Some of the many artists mentioned in this current lawsuit are The Beatles, The Rolling Stones, Frank Sinatra, and The Supremes. A spokesperson from Sirius XM has declined to comment.
This case is a very important point in the music industry today. These lawsuits can have a major impact on digital music, online streaming, downloads, and Internet radio. Major streaming sites like Pandora who rely heavily on compulsory license provisions of the federal government can be greatly affected. Ironically, lawyers and music executives said that cases like this will probably not affect Spotify or other on-demand and streaming services, because they tend to strike an all-encompassing license with labels that own the mechanical rights to songs. Traditional free radio broadcasters who transmit music from radio frequencies ranging from 10 kilohertz to 300,000 megahertz pay royalties to music publishers only. Digital music services will pay the publishing royalties and the mechanical (the owner of the recordings, i.e. record labels) royalty for the use of the recordings.
Sirius XM Radio is the only satellite radio service in the US. It currently has about 25 millions subscribers that pay $14.49 or more a month. In 2012, Sirius grossed about $3.4 Billion in revenue, but paid only 8% of this to record labels and performers. In the SoundExchange lawsuit, they claim Sirius XM improperly accounts these royalties. SoundExchange estimated that oldies music makes up about 10-15% of the total airplay on Sirius XM.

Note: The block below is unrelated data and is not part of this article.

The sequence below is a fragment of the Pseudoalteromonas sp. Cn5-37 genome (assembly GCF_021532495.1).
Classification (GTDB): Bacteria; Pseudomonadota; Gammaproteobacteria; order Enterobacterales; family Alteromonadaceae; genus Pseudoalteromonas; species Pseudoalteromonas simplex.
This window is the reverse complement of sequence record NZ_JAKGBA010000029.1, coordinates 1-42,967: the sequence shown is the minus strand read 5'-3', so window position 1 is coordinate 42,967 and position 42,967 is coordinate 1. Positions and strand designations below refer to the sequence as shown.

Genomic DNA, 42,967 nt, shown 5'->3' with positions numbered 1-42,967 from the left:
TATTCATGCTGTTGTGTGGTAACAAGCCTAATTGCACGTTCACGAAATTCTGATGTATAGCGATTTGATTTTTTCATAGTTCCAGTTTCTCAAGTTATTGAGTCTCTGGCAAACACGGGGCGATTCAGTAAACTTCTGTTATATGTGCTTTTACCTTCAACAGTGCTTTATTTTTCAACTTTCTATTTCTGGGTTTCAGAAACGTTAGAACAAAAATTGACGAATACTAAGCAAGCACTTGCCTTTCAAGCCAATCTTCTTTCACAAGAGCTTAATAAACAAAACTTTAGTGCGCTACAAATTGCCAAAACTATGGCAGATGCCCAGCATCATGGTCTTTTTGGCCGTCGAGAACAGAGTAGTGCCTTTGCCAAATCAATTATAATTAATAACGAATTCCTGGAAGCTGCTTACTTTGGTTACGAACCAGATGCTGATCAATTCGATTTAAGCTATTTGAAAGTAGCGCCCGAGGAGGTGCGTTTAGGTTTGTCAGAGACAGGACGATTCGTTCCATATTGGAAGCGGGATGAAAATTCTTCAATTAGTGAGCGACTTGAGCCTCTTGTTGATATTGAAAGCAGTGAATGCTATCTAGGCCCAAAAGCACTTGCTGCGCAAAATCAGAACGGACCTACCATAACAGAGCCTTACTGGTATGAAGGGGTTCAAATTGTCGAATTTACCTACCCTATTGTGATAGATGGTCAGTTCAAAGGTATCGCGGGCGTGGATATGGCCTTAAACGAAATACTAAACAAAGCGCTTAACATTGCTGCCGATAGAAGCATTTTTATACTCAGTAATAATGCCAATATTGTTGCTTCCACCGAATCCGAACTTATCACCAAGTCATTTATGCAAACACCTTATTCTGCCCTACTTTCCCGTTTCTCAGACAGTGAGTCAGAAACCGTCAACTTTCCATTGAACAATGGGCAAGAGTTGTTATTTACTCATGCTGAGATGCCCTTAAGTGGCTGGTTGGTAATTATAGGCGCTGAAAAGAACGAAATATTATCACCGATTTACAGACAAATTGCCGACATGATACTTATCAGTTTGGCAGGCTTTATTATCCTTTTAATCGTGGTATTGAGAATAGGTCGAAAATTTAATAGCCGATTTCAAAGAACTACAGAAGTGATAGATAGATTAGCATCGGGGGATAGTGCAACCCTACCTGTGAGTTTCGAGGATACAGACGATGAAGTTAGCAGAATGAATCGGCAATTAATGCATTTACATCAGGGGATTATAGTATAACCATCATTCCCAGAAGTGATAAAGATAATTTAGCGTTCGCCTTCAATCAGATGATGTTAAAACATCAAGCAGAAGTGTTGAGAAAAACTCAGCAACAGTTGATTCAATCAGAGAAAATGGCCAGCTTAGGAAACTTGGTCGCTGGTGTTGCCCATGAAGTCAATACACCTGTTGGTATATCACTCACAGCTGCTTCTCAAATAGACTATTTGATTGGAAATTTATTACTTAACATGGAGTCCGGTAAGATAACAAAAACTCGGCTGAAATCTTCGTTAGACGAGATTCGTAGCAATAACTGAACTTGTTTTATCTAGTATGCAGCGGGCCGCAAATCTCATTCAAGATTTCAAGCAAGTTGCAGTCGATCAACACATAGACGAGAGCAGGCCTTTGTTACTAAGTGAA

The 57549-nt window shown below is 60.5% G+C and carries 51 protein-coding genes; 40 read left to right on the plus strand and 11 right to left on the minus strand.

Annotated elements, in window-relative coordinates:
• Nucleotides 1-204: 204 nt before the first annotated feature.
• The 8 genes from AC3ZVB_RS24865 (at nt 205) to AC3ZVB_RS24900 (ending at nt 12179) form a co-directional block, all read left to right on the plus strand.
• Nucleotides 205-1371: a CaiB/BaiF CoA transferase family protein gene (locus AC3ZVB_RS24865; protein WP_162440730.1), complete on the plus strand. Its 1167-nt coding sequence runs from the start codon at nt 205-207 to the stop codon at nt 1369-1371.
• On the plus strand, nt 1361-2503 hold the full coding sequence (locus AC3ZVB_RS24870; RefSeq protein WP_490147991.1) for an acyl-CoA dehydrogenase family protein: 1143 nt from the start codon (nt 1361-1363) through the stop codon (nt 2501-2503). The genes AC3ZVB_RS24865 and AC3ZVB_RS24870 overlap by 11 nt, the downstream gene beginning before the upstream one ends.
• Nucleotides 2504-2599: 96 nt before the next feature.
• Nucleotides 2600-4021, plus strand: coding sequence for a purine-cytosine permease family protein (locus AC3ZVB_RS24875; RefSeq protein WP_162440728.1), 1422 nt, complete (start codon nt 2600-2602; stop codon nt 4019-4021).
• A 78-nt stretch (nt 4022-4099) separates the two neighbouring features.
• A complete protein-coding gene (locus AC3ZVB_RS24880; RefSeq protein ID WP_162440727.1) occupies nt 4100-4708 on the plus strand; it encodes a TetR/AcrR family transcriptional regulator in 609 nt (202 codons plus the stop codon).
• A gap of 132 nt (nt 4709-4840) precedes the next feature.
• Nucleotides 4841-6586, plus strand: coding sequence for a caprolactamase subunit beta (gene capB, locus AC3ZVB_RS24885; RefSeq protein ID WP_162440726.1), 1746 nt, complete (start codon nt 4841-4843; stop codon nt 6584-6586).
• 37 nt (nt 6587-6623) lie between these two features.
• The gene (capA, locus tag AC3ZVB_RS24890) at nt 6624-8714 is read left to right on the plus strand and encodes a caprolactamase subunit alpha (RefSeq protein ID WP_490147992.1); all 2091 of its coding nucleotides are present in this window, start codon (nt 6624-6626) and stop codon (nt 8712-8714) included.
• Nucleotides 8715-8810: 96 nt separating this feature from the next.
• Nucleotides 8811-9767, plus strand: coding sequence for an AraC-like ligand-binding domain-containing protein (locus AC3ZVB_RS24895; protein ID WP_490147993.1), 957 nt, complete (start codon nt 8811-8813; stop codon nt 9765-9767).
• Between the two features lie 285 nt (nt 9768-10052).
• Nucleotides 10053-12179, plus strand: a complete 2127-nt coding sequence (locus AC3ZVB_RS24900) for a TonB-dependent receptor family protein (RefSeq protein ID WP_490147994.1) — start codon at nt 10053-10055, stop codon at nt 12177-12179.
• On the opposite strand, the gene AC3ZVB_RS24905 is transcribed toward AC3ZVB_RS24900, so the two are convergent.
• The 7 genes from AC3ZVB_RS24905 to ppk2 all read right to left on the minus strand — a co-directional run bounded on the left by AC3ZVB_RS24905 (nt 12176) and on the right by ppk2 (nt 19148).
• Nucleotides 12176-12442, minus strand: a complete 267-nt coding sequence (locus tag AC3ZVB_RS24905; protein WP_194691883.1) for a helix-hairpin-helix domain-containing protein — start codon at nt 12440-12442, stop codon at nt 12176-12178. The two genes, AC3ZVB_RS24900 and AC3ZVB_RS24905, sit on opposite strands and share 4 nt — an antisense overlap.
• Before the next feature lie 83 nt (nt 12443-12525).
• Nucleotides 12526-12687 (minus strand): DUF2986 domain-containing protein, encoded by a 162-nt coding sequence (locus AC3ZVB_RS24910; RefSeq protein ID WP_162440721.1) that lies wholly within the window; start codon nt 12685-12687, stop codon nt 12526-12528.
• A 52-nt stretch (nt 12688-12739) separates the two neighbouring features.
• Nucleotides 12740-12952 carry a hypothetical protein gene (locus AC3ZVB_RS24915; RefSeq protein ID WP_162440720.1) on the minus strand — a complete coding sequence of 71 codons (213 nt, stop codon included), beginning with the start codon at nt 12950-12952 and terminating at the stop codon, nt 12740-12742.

The lawsuit that the record labels filed is very similar to the one filed by SoundExchange and The Turtles. No one can argue the importance of this issue right now in the music industry. Music sales are continually going down, especially physical sales. This means that these entities need to generate revenue other ways. One of the top revenue makers in the music industry is in the digital streaming world. And, this area continues to grow each month. More and more people are turning toward online subscription, on-demand, and Internet radio for their music. The Turtles have applied for a class action suit. Record labels have filed their own lawsuit, which points to the music industry’s heavy hitters looking to take full control of this controversial issue, and receive a ruling by the courts swiftly.